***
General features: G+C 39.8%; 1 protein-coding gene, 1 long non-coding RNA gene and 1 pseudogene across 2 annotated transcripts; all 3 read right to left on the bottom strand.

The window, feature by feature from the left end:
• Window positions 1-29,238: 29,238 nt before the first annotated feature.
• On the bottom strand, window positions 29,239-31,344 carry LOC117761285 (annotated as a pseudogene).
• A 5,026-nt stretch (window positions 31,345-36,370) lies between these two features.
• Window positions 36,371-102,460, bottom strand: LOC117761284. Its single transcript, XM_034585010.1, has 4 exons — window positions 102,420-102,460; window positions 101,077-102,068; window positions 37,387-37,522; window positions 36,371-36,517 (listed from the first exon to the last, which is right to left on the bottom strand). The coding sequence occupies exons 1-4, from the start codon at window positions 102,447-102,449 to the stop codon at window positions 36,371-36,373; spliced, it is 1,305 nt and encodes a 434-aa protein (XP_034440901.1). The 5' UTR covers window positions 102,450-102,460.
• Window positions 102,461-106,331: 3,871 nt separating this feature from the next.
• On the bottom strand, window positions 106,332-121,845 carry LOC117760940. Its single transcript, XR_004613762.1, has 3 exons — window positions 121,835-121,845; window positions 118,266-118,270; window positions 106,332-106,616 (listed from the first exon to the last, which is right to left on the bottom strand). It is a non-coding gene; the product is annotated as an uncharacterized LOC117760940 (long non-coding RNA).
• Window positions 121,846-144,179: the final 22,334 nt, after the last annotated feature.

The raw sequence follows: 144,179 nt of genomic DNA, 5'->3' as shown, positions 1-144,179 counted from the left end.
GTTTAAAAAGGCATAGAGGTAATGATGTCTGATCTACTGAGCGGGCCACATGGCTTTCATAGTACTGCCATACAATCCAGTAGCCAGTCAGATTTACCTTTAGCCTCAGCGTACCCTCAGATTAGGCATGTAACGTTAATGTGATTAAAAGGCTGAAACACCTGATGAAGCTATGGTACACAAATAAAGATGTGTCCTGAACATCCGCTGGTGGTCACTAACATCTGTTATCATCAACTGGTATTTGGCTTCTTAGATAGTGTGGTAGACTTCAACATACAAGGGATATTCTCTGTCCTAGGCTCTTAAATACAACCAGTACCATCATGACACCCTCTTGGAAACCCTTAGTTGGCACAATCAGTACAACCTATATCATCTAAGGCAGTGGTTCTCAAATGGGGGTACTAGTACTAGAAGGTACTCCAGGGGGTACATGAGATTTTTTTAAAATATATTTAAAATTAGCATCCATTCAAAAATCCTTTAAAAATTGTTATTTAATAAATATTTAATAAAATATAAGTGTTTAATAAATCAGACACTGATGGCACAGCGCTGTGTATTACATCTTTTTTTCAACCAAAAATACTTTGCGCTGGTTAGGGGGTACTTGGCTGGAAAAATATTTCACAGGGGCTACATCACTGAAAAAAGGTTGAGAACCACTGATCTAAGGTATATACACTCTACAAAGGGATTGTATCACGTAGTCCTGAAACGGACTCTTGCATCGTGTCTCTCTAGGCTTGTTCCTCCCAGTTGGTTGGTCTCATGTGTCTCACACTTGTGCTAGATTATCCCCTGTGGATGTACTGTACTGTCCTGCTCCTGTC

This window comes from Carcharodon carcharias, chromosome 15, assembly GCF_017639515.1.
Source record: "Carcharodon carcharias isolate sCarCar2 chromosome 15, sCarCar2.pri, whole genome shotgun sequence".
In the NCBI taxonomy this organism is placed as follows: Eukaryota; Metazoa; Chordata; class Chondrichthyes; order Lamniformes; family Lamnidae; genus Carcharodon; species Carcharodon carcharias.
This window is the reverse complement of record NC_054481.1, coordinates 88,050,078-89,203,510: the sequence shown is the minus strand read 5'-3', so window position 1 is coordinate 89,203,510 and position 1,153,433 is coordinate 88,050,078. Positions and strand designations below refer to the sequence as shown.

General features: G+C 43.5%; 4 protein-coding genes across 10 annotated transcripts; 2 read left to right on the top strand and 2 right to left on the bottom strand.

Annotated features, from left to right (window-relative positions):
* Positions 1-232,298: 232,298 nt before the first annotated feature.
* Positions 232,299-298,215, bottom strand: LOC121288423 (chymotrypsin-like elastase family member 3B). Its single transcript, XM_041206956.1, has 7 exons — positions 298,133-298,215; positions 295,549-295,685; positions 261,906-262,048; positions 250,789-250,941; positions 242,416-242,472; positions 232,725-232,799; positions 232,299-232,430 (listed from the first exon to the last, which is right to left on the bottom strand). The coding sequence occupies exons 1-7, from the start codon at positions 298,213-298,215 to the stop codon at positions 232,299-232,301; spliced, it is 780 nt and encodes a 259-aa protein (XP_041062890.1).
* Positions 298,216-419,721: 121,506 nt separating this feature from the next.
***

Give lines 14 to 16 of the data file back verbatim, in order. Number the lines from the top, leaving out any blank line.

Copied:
In the NCBI taxonomy this organism is placed as follows: Eukaryota; Metazoa; Chordata; class Chondrichthyes; order Lamniformes; family Lamnidae; genus Carcharodon; species Carcharodon carcharias.
This window is the reverse complement of record NC_054481.1, coordinates 88,050,078-89,203,510: the sequence shown is the minus strand read 5'-3', so window position 1 is coordinate 89,203,510 and position 1,153,433 is coordinate 88,050,078. Positions and strand designations below refer to the sequence as shown.

General features: G+C 43.5%; 4 protein-coding genes across 10 annotated transcripts; 2 read left to right on the top strand and 2 right to left on the bottom strand.